Faith and business are powerful forces for peace

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Faith is good for the economy, peace is good for business

7 Apr, 2016

By Kelly Fanning, Religion Communicators Council (RCC)

briangrimrcc2016Brian Grim, pictured, uses Tanenbaum Center data to talk about 1/3 of faith folks discriminated in US workplace (Photo by Bud Heckman).

NEW YORK — Brian J. Grim, Ph.D., author of The Price of Freedom Denied and president and founder of the Religious Freedom & Business Foundation (RFBF), presented an information-rich argument that faith is good for the economy, and, unless you are in the bullet and bomb making industry, peace is good for business.

Despite countertrends in the U.S. and elsewhere, Grim found while at the Pew Research Center that “the world is overwhelmingly religious or religiously affiliated. More than 8 in 10 people today have a faith, and that is predicted to increase. The world’s population of religiously unaffiliated is projected to shrink.”

He said that business people have this in mind, and he points to trends reported by the Wells Fargo Global Economic Forecast that the business world is shifting away from the notion that “the business of business is doing business.”

The changing social landscape brought about by technology and social media means that most face-to-face social interaction happens in the workplace. Businesses are recognizing that the workplace is no longer just a place where people come to make money. Grim highlighted Sunshine Nut Company as an example of religious ethics guiding business in a shift away from making money and toward doing good.

Citing research by Georgetown University and Brigham Young University, Grim showed that low government restrictions on religion and low social hostilities involving religion are predictive of a country’s economic strength and innovation. The free practice of religion decreases conflict, and a nation hostile to religious freedom is likely to have a poor business climate.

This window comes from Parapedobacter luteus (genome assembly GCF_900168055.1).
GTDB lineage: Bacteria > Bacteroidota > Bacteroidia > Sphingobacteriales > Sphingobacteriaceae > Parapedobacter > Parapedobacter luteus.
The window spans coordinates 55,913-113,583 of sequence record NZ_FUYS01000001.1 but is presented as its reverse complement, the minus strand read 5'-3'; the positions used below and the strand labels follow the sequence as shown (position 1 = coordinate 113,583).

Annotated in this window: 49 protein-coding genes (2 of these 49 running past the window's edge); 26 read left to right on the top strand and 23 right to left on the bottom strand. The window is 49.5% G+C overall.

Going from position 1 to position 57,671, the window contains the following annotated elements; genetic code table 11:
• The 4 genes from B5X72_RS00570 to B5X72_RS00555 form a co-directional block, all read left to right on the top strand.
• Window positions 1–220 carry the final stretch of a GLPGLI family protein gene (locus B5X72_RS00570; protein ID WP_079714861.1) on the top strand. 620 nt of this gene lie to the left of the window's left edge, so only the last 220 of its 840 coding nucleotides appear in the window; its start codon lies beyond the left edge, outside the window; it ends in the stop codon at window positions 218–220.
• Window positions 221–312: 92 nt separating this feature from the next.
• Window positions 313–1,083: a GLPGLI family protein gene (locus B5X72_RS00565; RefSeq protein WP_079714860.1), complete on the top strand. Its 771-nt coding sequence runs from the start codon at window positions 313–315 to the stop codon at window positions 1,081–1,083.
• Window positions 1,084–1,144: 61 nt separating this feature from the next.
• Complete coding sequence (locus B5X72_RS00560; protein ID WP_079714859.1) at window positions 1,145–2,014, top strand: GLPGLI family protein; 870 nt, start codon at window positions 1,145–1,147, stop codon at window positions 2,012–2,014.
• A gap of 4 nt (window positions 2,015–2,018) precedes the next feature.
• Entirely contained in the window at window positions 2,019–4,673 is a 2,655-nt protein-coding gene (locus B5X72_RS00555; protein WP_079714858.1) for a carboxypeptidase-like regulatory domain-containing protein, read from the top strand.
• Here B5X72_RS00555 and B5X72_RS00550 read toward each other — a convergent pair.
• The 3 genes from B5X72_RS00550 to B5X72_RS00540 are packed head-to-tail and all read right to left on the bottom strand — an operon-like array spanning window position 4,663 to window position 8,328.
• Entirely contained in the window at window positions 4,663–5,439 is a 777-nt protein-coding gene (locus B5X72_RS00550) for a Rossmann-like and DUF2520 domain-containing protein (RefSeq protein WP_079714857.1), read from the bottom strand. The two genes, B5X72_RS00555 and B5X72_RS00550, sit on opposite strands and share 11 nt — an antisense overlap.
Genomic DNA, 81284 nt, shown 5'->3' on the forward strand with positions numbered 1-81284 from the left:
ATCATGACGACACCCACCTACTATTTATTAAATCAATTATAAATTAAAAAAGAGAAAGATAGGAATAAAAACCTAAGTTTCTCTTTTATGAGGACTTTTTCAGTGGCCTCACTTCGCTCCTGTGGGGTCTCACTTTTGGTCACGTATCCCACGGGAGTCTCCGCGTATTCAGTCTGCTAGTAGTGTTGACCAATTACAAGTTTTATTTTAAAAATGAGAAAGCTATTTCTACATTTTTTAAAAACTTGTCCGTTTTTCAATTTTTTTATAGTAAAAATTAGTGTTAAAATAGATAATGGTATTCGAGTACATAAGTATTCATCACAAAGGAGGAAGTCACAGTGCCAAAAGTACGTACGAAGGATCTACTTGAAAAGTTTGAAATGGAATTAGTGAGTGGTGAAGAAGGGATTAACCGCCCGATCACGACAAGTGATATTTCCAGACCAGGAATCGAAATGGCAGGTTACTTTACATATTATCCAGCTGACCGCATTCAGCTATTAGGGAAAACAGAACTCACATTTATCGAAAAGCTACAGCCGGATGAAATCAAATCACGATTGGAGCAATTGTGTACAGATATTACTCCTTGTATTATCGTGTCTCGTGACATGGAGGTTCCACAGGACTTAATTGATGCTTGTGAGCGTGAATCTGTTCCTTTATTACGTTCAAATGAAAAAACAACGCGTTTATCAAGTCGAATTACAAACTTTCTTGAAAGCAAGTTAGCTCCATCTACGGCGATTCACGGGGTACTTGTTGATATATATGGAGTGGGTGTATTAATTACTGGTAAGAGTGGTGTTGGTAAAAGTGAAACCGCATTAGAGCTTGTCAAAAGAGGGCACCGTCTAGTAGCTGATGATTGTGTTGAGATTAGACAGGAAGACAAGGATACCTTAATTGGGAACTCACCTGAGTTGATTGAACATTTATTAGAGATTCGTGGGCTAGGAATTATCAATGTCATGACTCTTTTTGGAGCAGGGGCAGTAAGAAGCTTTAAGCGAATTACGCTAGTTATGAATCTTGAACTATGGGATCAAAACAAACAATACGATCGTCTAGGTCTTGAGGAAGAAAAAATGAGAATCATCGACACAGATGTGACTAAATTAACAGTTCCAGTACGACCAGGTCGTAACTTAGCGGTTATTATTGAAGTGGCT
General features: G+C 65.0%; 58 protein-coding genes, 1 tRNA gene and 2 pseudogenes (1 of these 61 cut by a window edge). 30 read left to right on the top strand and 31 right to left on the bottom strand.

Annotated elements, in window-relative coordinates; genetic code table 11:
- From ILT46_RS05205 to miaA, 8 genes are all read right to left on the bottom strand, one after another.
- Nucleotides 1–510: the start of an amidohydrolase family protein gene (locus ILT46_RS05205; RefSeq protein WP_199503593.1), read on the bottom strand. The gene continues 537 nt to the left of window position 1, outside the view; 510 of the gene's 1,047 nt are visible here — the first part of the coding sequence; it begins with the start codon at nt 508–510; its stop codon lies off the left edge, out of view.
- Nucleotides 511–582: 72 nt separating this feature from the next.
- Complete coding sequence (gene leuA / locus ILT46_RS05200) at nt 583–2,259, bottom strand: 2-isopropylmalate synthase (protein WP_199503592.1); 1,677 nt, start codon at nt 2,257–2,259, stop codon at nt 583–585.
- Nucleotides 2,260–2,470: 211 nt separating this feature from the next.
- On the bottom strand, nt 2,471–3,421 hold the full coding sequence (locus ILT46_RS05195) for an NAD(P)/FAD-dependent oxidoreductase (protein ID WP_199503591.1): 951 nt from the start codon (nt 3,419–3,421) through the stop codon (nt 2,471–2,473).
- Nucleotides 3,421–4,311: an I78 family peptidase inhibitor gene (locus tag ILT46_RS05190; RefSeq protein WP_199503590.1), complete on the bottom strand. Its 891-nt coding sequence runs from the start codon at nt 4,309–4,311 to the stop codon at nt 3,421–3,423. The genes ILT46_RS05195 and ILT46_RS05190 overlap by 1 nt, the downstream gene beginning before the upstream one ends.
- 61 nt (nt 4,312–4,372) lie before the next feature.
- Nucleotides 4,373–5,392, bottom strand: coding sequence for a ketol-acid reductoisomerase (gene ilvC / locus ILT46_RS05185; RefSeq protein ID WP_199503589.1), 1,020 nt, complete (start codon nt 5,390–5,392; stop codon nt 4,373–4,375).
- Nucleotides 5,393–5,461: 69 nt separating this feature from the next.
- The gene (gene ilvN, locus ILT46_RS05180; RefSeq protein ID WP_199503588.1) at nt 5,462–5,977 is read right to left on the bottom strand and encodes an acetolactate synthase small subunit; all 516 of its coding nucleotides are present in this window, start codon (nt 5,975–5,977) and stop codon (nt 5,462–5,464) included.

There is a pragmatic case to be made for religious freedom, and the mission of RFBF is to help businesses join forces with government and non-government agencies in promoting freedom of religion or belief. Grim outlined four ways that businesses can promote peace: 1) using marketing to cross borders, 2) supporting social entrepreneurs, 3) boosting workplace diversity and 4) rewarding intercultural understanding.

Grim shared a particularly moving example of a company using marketing to cross borders in Coca-Cola’s Small World Machines – Bringing India & Pakistan Together.

Grim considers his work educating the global business community about the benefits of interfaith understanding and peace a calling. While many companies, such as Kellogg, have a religious history or are guided by religious ethics, his work is primarily with companies that do not have a strong religious identity.

One way that religion communicators can play a part in rewarding intercultural understanding is by nominating companies for the Global Business & Interfaith Peace Awards. The RFBF and its Brazilian affiliate, the Associação pela Liberdade Religious e Negõcios, established the award in partnership with the United Nations Global Compact Business for Peace platform to recognize CEOs who have championed interfaith understanding and peace. Nominations are open for the 2016 awards, and the deadline is Apr. 30, 2016.